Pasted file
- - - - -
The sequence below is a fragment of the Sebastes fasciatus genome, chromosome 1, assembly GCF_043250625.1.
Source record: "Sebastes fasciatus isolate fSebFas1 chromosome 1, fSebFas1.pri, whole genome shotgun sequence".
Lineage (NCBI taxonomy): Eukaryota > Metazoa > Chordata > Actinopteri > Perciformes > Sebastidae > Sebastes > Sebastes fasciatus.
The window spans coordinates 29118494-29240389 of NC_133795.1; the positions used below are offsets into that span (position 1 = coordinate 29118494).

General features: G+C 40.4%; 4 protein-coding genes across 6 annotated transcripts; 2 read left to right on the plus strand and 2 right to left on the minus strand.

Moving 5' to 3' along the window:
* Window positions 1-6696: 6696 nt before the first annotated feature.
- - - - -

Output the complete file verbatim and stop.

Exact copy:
The sequence below is a fragment of the Sebastes fasciatus genome, chromosome 1, assembly GCF_043250625.1.
Source record: "Sebastes fasciatus isolate fSebFas1 chromosome 1, fSebFas1.pri, whole genome shotgun sequence".
Lineage (NCBI taxonomy): Eukaryota > Metazoa > Chordata > Actinopteri > Perciformes > Sebastidae > Sebastes > Sebastes fasciatus.
The window spans coordinates 29118494-29240389 of NC_133795.1; the positions used below are offsets into that span (position 1 = coordinate 29118494).

General features: G+C 40.4%; 4 protein-coding genes across 6 annotated transcripts; 2 read left to right on the plus strand and 2 right to left on the minus strand.

Moving 5' to 3' along the window:
* Window positions 1-6696: 6696 nt before the first annotated feature.